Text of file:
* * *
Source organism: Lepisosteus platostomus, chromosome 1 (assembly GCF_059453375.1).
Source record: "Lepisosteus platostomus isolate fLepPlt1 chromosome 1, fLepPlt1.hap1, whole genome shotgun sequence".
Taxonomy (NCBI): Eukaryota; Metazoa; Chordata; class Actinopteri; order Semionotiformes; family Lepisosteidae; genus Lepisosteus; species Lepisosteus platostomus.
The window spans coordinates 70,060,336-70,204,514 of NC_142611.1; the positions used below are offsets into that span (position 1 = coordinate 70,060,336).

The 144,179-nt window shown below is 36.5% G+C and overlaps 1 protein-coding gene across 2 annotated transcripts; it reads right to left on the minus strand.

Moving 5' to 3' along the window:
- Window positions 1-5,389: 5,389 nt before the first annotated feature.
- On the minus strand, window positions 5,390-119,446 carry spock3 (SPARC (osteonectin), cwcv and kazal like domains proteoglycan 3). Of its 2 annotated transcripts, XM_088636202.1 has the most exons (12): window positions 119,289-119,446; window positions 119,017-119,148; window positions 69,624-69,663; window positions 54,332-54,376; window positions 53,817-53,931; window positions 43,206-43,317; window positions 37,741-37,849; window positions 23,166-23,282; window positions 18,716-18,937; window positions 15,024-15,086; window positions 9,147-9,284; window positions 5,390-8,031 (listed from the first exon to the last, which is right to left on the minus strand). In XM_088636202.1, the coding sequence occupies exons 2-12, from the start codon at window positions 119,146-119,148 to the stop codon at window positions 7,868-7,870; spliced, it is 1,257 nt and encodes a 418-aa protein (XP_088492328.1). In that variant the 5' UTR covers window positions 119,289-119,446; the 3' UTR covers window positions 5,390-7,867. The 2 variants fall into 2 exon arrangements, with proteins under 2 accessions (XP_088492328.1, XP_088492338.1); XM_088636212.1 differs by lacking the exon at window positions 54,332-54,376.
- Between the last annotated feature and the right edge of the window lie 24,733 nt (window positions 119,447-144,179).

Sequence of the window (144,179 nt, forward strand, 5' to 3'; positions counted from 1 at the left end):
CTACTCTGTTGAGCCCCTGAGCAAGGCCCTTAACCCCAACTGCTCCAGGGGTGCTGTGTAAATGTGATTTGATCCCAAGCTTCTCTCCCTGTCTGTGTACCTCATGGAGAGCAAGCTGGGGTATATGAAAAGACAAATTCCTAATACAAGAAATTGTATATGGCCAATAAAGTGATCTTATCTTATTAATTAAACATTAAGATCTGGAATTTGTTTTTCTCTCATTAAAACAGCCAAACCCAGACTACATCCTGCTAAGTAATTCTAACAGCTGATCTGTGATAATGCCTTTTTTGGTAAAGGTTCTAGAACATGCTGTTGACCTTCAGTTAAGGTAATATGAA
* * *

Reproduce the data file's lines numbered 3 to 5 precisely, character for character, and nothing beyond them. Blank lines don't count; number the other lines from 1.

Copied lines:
Taxonomy (NCBI): Eukaryota; Metazoa; Chordata; class Actinopteri; order Semionotiformes; family Lepisosteidae; genus Lepisosteus; species Lepisosteus platostomus.
The window spans coordinates 70,060,336-70,204,514 of NC_142611.1; the positions used below are offsets into that span (position 1 = coordinate 70,060,336).

The 144,179-nt window shown below is 36.5% G+C and overlaps 1 protein-coding gene across 2 annotated transcripts; it reads right to left on the minus strand.